Yes, grief will be there when you end a relationship, as well it should. If you choose to celebrate the time you have with that person, or that job, or that group, and be thankful for the endless ways in which you grew as a result of the contact, it really does make the ending easier to accept. I would go so far as to say that embracing endings in an open, joyful manner can build a future reconnecting moment, when the timing is right for both of you.

Yes, you will wrestle with moments of guilt, you will question your decision - is this the right thing or wrong thing to do - you may even change your mind a couple of times before making permanent changes. All of these choices are completely okay. You are the only person who can know what feels right in any given situation. And believe me, you will recognize immediately when you have made that right choice - you will most likely feel a sense of relief and peacefulness inside as a result. I know that that is usually my reaction, although getting there can admittedly be a challenge at times.

I guess the most important thing to relate is to be kind to yourself. Have you ever given that some dedicated thought? We beat the absolute crud out of ourselves emotionally in ways that would appall us if we saw the same treatment being visited on a loved one. Navigating your way through life is tough. That is a plain and simple truth. Life itself is an endless series of beginnings and endings. Beginnings are usually fairly easy, fun and interesting. Endings, obviously, are a completely different scenario.

Treat yourself and your emotional health with the same amount of respect that you give to strangers, or colleagues. How's that for a concept?? Why not try being that much of a friend to yourself as well? I realize that that sounds so simplistic as to be annoying, but it is equally simple in truth.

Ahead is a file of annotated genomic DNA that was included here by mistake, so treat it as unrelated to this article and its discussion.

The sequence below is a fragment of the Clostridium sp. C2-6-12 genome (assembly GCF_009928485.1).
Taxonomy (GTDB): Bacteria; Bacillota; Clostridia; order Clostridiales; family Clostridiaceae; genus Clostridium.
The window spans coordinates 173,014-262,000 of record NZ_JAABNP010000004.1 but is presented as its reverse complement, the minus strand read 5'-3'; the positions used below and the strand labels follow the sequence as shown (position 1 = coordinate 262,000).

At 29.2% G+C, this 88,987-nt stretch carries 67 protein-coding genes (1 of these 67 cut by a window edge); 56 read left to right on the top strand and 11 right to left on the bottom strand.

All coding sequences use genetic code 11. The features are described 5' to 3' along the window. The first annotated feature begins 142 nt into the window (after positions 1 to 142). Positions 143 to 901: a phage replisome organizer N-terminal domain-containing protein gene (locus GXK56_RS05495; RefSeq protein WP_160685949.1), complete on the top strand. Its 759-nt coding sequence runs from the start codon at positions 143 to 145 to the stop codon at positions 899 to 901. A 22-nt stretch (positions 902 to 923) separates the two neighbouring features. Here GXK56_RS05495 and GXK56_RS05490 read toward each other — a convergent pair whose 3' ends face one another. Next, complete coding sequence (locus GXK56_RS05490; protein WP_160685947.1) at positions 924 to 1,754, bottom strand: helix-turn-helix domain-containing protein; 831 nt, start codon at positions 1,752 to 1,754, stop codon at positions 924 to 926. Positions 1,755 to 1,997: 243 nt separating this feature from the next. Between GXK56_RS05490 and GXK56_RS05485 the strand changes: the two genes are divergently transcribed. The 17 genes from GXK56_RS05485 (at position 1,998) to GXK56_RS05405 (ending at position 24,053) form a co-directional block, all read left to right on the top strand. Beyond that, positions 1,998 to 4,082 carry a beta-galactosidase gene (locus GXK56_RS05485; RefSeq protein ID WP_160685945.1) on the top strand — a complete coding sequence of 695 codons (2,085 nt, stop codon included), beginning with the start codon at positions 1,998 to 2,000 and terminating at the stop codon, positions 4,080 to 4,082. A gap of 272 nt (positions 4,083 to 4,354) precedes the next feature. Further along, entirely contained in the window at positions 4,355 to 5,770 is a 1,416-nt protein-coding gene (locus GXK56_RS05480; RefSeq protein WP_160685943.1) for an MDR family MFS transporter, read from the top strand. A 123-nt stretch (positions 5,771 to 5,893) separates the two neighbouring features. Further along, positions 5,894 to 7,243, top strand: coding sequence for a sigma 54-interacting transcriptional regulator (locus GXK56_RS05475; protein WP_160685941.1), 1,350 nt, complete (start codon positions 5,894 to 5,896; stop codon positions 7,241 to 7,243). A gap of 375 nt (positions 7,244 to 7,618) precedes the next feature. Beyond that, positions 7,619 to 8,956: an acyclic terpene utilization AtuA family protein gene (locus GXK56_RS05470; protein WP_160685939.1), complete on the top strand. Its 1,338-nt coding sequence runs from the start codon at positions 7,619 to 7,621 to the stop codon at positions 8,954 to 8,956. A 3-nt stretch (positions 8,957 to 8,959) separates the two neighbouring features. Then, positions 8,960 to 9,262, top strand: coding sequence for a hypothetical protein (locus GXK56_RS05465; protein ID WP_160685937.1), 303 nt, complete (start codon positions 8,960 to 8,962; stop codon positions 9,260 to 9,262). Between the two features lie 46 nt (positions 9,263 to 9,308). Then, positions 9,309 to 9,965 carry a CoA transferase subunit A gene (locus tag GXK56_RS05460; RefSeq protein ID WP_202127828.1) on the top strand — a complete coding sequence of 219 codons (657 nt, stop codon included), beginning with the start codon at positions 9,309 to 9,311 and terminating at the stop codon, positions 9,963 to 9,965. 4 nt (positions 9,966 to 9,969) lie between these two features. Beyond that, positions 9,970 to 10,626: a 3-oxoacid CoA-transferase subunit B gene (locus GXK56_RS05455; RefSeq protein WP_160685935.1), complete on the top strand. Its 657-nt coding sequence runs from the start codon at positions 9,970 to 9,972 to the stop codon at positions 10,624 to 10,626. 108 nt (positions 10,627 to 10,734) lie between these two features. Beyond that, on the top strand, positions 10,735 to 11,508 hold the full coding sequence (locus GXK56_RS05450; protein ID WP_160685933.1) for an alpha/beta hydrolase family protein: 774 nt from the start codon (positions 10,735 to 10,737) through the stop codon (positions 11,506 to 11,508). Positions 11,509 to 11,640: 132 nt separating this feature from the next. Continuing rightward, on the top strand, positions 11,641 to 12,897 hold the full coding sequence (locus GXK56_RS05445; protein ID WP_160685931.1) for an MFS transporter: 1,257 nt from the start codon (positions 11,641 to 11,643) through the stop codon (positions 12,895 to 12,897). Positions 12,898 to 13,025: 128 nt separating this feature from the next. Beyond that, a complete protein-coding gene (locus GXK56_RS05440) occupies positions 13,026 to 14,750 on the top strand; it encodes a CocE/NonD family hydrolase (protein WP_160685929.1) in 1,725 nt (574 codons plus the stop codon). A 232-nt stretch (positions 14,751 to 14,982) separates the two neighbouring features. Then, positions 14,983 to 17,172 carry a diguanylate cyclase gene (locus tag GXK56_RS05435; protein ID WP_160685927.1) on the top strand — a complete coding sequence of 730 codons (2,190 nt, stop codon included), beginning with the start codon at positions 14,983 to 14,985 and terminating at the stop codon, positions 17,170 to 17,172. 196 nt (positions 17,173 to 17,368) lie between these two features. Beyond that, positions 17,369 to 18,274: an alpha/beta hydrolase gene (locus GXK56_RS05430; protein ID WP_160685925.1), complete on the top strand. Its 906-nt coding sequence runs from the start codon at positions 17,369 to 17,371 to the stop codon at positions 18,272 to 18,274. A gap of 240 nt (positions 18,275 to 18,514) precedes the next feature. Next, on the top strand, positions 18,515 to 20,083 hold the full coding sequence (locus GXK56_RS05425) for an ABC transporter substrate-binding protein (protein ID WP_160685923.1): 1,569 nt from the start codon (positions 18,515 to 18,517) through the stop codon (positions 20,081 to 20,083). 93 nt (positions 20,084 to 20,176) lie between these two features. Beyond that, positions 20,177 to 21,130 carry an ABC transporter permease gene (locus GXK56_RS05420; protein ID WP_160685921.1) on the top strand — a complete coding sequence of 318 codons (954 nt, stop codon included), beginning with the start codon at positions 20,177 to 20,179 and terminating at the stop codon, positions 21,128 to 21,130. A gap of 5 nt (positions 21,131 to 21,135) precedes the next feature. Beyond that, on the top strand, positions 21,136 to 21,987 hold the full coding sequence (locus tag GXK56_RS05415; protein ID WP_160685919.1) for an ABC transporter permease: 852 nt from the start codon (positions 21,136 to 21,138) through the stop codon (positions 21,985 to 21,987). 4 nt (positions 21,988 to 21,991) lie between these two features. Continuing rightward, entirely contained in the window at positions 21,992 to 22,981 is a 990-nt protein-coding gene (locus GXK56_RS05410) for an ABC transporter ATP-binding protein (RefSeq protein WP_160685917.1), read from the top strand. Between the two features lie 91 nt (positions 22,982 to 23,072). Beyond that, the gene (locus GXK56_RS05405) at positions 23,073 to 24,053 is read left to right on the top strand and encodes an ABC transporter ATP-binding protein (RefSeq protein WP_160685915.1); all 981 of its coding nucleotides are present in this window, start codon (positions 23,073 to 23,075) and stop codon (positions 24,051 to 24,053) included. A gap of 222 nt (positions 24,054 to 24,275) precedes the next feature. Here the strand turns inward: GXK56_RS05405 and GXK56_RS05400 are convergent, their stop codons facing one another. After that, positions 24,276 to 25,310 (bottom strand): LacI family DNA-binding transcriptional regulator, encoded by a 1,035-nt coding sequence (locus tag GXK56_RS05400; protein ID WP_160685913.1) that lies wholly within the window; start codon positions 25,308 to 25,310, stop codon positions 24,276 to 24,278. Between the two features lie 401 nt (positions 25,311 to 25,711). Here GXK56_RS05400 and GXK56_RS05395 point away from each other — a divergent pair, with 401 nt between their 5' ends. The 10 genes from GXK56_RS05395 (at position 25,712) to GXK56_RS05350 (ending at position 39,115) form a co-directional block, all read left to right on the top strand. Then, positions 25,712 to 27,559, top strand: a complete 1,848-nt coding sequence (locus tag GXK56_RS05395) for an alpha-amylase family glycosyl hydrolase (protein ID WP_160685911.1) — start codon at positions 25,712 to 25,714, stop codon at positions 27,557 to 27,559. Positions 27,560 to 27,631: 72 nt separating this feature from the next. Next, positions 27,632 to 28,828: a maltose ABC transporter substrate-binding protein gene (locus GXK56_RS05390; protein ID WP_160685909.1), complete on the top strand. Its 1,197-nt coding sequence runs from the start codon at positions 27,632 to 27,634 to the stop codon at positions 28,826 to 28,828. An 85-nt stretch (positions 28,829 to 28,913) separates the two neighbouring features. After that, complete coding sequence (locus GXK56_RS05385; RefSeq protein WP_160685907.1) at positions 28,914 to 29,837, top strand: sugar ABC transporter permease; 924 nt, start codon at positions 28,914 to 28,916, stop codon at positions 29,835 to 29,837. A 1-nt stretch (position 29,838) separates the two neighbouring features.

If you are allowing yourself to remain in a relationship that has become toxic, that drags you down, that pulls your attention constantly into useless emotional negativity, you owe it to yourself and your own life path to put that relationship to an end. You cannot grow or progress on your own personal journey when you are indulging a relationship that hinders your growth. I would also go so far as to suggest it hinders the other person's growth as well. Another important bit of wisdom that I remember my Grandmother Reagan imparting to me at a very young age was that it isn't so much the situation itself that is so important - that moment is merely a catalyst. It is how you react to a given moment that defines you and your character.

So, long story short, in regard to the "What now?" question, I think the best advice is, quite simply, to live your life. Accept your frailties, your faults and your own part in the culmination of a relationship, congratulate yourself for undertaking one of life's more difficult challenges and seeing it through, and then live your life. Be happy. Celebrate the new beginnings that are approaching, because this much is certain....they are on their way to you daily. Believe in yourself and the choices you make. All will be well as a result.